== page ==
Other than sporadic exceptions, the symptoms of hypothyroidism in pregnancy are mostly the same as in other individuals. These can include extreme tiredness, trouble dealing with the cold, muscle cramps, severe constipation, and problems with focus and memory. In addition, as mentioned above, it is usually caused by Hashimoto’s disease and occurs more often than hyperthyroidism.
Thyroid’s Impact on Pregnancy
If a woman’s thyroid disorder goes undiagnosed or remains untreated, it can lead to issues during pregnancy.
Preeclampsia: A severe blood pressure condition that presents after the twentieth week of pregnancy or postpartum, along with signs that some vital organs may not work effectively. It stresses the heart and can lead to a lot of problems. Pulmonary Hypertension: High blood pressure in the arteries within the lungs and the right side of the heart. Placental Abruption: A condition wherein the placenta separates from the uterus wall well before birth. It could deprive the baby of food and oxygen. Thyroid Storm: A rare occurrence when thyroid symptoms suddenly worsen. It poses a high risk of heart failure. Heart attackPremature birth Goitres Low birth weight of the baby Thyroid problems in the baby Miscarriage or stillbirth
Anaemia Gestational Hypertension: High blood pressure that begins after twenty weeks of pregnancy and goes away after birthPreeclampsia Placental abruption Postpartum Haemorrhage (PPH): It is a condition when a woman undergoes heavy bleeding even after giving birth that lasts anywhere from one day to around twelve weeks. Myxedema: It is a rare condition caused by untreated hypothyroidism that can lead to a coma and, eventually, death Heart failureInfantile Myxedema: This can cause dwarfism in the child and intellectual disabilities. Low birth weight of the baby Problems with baby’s growth, brain and nervous development Thyroid problems in the baby Miscarriage or stillbirth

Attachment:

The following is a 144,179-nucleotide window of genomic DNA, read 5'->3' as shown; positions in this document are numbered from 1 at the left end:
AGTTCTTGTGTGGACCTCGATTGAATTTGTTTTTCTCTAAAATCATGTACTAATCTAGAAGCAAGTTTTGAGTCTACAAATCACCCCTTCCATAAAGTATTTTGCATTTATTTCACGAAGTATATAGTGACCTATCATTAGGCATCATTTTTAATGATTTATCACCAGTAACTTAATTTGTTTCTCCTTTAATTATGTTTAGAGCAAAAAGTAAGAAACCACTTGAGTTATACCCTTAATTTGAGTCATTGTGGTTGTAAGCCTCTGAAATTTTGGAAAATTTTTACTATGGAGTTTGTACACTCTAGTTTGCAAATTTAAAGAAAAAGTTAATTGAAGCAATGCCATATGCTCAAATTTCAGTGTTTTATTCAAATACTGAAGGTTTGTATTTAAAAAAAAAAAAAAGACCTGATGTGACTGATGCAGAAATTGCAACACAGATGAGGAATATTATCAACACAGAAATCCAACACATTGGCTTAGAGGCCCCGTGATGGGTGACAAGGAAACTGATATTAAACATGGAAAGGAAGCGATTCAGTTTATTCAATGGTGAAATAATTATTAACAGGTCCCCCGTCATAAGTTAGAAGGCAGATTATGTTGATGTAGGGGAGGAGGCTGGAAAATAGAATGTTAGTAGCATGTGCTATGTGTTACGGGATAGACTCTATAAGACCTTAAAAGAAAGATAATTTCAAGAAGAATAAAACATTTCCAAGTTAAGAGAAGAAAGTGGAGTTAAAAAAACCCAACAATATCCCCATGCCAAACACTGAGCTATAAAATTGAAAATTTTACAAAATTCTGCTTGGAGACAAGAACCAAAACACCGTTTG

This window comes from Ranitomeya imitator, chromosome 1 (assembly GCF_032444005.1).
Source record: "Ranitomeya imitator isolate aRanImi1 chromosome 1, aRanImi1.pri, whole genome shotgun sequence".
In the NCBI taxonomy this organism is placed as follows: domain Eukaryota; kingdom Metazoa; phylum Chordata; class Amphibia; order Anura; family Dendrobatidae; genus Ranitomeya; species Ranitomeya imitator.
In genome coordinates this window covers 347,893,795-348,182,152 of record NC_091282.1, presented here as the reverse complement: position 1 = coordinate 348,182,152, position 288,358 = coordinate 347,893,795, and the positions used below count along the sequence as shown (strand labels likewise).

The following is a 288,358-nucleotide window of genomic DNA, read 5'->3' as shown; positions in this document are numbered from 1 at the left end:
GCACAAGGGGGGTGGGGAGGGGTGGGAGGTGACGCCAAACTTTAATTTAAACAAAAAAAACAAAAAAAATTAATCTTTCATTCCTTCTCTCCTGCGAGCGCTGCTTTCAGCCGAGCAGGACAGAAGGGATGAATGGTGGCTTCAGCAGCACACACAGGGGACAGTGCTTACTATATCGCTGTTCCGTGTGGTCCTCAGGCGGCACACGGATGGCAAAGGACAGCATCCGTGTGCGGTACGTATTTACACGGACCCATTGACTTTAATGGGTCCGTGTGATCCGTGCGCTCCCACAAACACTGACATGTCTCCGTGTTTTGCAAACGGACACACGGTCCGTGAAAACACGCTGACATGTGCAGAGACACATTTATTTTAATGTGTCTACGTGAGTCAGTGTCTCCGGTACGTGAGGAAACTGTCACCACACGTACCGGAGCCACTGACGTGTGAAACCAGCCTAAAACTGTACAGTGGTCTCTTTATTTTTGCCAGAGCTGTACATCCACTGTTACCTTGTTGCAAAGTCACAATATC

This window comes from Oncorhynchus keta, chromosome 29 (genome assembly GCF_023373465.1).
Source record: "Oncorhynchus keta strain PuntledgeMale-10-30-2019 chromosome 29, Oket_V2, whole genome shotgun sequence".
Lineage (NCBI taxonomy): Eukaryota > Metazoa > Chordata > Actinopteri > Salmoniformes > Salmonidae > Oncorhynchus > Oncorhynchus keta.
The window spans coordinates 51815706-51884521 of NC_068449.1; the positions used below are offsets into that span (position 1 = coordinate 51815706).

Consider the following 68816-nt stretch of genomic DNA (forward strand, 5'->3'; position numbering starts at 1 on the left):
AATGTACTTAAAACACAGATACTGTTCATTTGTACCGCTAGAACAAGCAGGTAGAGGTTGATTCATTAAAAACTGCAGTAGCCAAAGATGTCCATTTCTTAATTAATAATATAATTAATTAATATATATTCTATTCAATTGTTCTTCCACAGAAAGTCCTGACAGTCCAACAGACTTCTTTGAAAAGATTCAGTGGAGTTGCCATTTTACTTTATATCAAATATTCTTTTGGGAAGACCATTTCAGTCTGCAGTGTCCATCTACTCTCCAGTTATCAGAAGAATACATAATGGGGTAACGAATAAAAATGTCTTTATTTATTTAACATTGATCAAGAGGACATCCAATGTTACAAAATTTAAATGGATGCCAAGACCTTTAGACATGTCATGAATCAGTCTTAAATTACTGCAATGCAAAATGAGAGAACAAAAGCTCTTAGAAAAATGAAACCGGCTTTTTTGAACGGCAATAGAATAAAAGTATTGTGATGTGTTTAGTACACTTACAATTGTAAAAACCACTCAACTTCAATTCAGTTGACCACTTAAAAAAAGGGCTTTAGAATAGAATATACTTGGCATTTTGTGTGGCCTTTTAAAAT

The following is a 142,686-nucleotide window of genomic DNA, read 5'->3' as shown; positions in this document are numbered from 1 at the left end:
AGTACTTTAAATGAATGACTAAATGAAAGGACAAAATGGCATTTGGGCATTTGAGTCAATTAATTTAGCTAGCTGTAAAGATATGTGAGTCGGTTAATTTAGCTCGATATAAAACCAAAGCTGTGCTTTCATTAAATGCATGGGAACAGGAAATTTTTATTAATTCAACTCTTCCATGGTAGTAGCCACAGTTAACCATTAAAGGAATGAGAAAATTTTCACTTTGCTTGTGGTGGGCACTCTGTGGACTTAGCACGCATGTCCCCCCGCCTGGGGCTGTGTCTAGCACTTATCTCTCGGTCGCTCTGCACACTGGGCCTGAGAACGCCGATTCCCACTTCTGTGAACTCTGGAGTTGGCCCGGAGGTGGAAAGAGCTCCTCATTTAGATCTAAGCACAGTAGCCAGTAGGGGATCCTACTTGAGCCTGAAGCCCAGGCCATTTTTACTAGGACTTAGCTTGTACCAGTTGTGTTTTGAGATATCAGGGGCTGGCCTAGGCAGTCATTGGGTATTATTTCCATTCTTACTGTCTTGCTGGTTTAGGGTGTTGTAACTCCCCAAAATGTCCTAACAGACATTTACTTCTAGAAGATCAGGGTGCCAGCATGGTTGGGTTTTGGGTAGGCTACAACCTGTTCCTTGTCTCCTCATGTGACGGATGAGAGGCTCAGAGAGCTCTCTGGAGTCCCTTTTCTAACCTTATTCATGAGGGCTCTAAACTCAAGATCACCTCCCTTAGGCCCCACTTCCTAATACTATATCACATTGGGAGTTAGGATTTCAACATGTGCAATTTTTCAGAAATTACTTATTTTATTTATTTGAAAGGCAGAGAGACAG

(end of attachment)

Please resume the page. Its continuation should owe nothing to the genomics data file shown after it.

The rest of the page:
The HealthifyMe Note
If a pregnant woman’s thyroid disorder goes undiagnosed and untreated, it can cause severe conditions such as preeclampsia, placental abruption, and heart failure in the mother. It can also lead to long-term consequences for the child, including low birth weight and intellectual disabilities.
If you have mild hyperthyroidism, you likely won’t need treatment. You can manage the condition well through dietary modifications under an expert nutritionist’s guidance.
Healthcare experts at HealthifyMe can help create a customised meal plan considering your health to combat the disease,
In a more severe case, you may need antithyroid medication, which will cause the gland to secrete fewer hormones. Sometimes radioactive iodine is used to treat this condition.
But this is a strict no for pregnant women, as this can cause more thyroid problems in the baby. Antithyroid medicines are even safe to take in low doses while the woman is breastfeeding.
Particular medicines that replace the hormone T4 are the most common treatment for this condition, as your body is not producing enough of it. Although they are safe to take during pregnancy, you must always consult a doctor regarding their usage during pregnancy.
However, an essential plan of action to manage the condition is making lifestyle changes. You can contact dietitians and nutritionists at HealthifyMe to help create a modified eating plan to prevent thyroid issues.
There are many ways thyroid disorders can affect pregnancy, but these consequences only occur when the disorder is not treated. If you take timely treatment for your thyroid disorder, it should not harm you or your child.
However, it is still important to speak to and remain in contact with a medical professional throughout your pregnancy to stay aware of any advancements in your condition.
Moreover, nutrition and healthy eating habits can help manage thyroid conditions. Hence, consult a nutrition guide to prevent the condition from becoming severe.